The Victorian government is searching for businesses, councils and community organisations to install electric vehicle (EV) charging stations across the state, with $5 million in funding to expand Victoria’s network of fast-chargers.
This network includes chargers that give EVs enough power to drive 100km after ten minutes of charging.
The grants will see more charging stations installed across Victoria to meet the surge in demand for zero emissions vehicles with regional Victoria receiving 80 per cent of the funding, according to minister for Energy, Environment and Climate Change Lily D’Ambrosio.
“This will make it easier for electric vehicle drivers to make the trips they need, knowing that there will be a charging station when they need, where they need,” D’Ambrosio said.
“Our support for electric vehicles will play a key role in halving our emissions by 2030.”
The $5M in funding will deliver around 100 charging stations across Victoria. The Victorian government will work with successful applicants to maximise the number of chargers that can be delivered.
The state government’s support for public charging infrastructure will help meet Victoria’s target that 50 per cent of all new car sales be zero emission vehicles by 2030, aiming to halve Victoria’s carbon emissions by 2030.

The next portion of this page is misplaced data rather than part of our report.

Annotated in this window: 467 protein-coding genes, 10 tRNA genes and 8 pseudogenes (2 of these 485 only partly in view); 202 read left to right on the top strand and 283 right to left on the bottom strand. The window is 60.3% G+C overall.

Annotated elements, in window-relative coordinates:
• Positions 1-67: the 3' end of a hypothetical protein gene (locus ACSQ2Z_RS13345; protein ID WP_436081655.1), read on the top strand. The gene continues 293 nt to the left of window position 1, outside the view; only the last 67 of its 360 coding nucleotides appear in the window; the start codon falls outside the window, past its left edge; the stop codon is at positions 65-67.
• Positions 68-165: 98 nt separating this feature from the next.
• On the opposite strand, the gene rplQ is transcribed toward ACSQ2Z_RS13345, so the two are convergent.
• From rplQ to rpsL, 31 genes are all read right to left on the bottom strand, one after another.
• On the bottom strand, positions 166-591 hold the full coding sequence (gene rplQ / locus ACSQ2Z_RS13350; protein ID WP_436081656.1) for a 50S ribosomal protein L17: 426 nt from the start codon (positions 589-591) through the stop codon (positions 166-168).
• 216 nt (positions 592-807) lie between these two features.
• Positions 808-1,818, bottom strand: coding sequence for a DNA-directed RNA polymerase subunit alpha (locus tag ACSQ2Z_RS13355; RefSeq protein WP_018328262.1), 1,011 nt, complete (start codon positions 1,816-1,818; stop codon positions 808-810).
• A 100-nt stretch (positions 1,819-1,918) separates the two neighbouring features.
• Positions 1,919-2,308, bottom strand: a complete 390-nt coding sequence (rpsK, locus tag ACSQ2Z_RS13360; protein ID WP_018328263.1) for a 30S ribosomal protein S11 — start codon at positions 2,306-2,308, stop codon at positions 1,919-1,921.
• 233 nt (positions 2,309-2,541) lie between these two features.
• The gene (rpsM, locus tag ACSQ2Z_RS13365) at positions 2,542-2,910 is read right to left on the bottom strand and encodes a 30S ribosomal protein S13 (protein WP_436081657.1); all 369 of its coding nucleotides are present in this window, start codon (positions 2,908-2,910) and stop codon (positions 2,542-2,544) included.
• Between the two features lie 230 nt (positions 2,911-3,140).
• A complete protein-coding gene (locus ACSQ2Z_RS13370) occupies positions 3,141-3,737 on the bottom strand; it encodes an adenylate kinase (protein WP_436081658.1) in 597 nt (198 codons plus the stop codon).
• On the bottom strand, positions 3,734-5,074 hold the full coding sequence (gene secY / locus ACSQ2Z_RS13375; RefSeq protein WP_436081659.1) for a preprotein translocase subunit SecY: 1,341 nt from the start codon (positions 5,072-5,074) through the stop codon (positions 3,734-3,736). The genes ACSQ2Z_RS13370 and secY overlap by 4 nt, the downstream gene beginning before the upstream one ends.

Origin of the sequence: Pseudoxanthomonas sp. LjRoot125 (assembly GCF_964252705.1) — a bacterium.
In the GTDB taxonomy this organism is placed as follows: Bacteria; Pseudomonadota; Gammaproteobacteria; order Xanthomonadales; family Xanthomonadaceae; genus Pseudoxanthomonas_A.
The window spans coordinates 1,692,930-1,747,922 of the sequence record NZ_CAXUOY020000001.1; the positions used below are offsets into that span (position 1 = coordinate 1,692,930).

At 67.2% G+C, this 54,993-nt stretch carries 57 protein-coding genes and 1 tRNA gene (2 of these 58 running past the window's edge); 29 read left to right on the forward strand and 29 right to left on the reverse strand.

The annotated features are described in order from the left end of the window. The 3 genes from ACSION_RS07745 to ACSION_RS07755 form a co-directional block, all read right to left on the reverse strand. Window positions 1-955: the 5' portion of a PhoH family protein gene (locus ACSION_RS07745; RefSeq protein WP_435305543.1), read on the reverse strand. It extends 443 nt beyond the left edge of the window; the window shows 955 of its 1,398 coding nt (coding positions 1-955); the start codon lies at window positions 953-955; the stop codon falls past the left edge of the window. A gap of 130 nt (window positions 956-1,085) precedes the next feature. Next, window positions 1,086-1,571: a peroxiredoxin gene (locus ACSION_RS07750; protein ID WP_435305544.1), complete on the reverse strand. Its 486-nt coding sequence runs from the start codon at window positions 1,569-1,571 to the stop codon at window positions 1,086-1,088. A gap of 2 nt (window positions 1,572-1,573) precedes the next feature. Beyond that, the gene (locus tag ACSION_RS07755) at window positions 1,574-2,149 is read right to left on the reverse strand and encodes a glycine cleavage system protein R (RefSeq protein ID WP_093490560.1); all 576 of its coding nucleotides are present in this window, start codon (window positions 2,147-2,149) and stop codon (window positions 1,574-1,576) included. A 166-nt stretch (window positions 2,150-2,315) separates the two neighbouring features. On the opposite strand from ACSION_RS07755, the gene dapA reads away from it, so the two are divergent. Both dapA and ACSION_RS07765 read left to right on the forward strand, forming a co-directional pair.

The transport sector accounts for 25 per cent of Victoria’s total carbon emissions. EVs will reduce emissions and the amount of air and noise pollution.
This funding will expand the extensive existing network of chargers at shopping centres, hotels, restaurants and tourist destinations. This will allow more accessibility for Victorian residents.
The grants program will also support jobs across supply chains and services for technicians, mechanics and electricians.
The 100 new fast chargers will be located across Victoria and will range from 11kW to 100kW.
This funding is on top of $644,000 to install chargers across 17 sites in the Loddon Mallee region and $3M to install ultra-rapid chargers connecting Euroa, Moe, Torquay, Ballarat and Horsham.
These chargers are part of a $100M plan to drive uptake of zero emissions vehicles, which includes over 20,000 subsidies starting at $3,000 to help Victorians purchase a zero emissions vehicle. This is the first subsidy of its kind in Australia.
“The transport sector is a significant contributor to our emissions, and our investments are making electric cars a vehicle for change,” minister for Public Transport, Roads and Road Safety Ben Carroll said.
Applications are open until 5:00pm on Friday 23 July.
For more information, visit energy.vic.gov.au/DCAV.